Beesource Beekeeping Forums banner

1 - 20 of 25 Posts

·
Registered
Joined
·
176 Posts
Discussion Starter · #1 ·
I keep hearing about emergency winter feeding. What usually causes this situation? Why not leave enough honey in the hive so you don't have an emergency? I think honey would be better for the bees in the winter than sugar. I have put a pollen cake on my hives about two weeks before I think the natural pollen will start coming but I don't feed any sugar.
 

·
Registered
Joined
·
635 Posts
I can't speak the the situations of others, but the only honey I harvested was a quick lick of the hive tool after accidentaly gouging open some capped honey. A rookie season with splits and caught swarms had a low to do with what are probably light stores, and some extreme weather forcing the bees to move vertically (this is just speculation) instead of eating all the honey on the way up.

I would lvoe to have left them another super full of honey, but thats just not the way it worked out for me.
 

·
Registered
Joined
·
641 Posts
If the hive does not or cannot store enough honey going into winter, it will need to be fed.
 

·
Registered
Joined
·
3,021 Posts
Why not leave them the honey instead of feeding sugar? Its simple, I can get $7.00 a pound for my honey and the sugar I buy is 44 cents a pound. I don't consider feeding dry sugar or sugar bricks in the winter as an emergency, I just supplement or replace the food I steal from them with sugar. ;)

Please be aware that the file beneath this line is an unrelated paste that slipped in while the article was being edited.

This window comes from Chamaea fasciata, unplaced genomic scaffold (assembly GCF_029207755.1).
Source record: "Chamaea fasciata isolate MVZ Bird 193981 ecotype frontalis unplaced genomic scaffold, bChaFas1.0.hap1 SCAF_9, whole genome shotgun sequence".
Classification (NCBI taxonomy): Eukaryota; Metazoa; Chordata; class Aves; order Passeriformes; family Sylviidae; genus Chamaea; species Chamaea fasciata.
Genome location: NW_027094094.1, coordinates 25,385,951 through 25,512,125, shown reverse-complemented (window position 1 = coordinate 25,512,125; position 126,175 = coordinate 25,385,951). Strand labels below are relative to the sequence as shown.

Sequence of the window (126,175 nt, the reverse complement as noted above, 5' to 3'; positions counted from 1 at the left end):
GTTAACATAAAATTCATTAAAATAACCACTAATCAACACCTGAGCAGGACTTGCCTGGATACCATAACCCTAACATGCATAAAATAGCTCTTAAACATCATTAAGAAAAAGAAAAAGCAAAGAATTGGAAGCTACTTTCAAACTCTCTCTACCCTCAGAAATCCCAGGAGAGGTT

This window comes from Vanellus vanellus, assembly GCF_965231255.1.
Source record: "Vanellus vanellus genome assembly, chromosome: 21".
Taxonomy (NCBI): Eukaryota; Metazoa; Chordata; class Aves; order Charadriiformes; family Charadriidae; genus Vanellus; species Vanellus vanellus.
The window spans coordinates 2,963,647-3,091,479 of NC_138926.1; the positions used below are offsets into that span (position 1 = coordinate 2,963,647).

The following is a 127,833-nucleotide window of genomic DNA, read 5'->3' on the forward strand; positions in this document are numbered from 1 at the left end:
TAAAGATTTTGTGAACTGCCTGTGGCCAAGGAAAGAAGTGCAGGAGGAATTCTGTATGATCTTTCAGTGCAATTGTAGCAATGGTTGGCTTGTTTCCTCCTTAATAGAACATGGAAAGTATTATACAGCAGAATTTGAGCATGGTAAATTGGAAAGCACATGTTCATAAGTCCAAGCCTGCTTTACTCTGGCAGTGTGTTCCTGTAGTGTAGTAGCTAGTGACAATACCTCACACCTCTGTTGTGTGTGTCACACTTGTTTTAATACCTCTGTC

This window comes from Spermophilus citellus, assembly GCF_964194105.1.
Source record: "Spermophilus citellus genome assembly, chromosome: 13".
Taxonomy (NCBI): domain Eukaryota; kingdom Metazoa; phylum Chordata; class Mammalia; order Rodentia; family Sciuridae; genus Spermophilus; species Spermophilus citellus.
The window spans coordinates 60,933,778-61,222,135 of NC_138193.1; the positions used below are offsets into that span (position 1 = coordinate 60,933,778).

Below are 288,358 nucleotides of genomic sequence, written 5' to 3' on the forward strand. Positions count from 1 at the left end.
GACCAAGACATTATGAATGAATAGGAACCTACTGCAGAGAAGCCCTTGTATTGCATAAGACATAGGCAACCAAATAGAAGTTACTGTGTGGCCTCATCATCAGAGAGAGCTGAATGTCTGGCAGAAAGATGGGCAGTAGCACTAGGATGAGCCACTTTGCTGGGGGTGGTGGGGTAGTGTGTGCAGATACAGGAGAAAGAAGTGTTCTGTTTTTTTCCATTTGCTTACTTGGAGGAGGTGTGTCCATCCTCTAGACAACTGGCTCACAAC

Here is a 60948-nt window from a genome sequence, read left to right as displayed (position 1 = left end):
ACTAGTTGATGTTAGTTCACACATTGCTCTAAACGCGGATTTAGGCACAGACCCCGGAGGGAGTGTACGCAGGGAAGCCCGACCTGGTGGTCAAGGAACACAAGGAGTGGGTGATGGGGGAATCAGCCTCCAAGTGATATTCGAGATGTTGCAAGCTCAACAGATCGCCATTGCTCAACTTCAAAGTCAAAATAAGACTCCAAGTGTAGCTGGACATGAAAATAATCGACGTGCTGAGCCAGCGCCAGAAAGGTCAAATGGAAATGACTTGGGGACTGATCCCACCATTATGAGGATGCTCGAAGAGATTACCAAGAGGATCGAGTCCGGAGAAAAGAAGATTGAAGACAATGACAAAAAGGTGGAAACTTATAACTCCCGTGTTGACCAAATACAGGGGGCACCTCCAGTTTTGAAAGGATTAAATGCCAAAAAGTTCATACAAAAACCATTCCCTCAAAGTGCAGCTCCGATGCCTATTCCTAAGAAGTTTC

·
Registered
Joined
·
1,625 Posts
Even with the best of intenions crap happens and one never knows from year to year if a hive or two will end up a bit short.
 

·
Registered
Joined
·
693 Posts
My sole hive seemed to have plenty of honey back in late November yet it consumed 15 lbs of sugar fondant to date. I expect that it will go to 20-25 lbs before the spring.
 

·
Registered
Joined
·
176 Posts
Discussion Starter · #8 ·
Do you think most of time when a hive needs "emergency feeding" is the bees fault or the beekeepers. I know for me it is very tempting to take more honey off in the fall than I should. However I always try to leave 70-80 lbs on the hive. Some hives I leave more on so if I have a hive that is a little low I can take honey from it to give to a weak hive. Although I do loose a hive or two in the winter (about 20%) I can truly say I don't think I have ever lost one because I didn't "emergency feed". I have found dead outs that have eaten the honey around the cluster but had several frames full of honey in the same box. I don't think "emergency feeding" would have prevented this. Usually when I loose a hive it is my fault, most times just poor beekeeping.
 

·
Registered
Joined
·
1,028 Posts
I keep hearing about emergency winter feeding. What usually causes this situation? Why not leave enough honey in the hive so you don't have an emergency? I think honey would be better for the bees in the winter than sugar. I have put a pollen cake on my hives about two weeks before I think the natural pollen will start coming but I don't feed any sugar.
Very difficult to know what a normal winter is. This winter is certainly an outlier, I hope. I am not sure I could have predicted this and left enough honey on for this North Dakota winter in IN. Thus I put 5 pounds of dry sugar on every hive and when I checked a couple of days ago several had eaten all of the sugar and starved. They all started with what should have been plenty of honey stores.
 

·
Registered
Joined
·
3,794 Posts
There are a few reasons I see for needing to feed. poor forage, a faltering hive due to any number of reasons. diseased but recovering. a poor queen. been pestered by any one of several predators such as skunks. what about a bear tearing up a hive and it just surviving? Unable to build back up on what forage is left. and yes just plain poor beekeeping. I have started nucs late in the season and fed them to get them ready for winter. is that bad beekeeping or just disagreeable to some?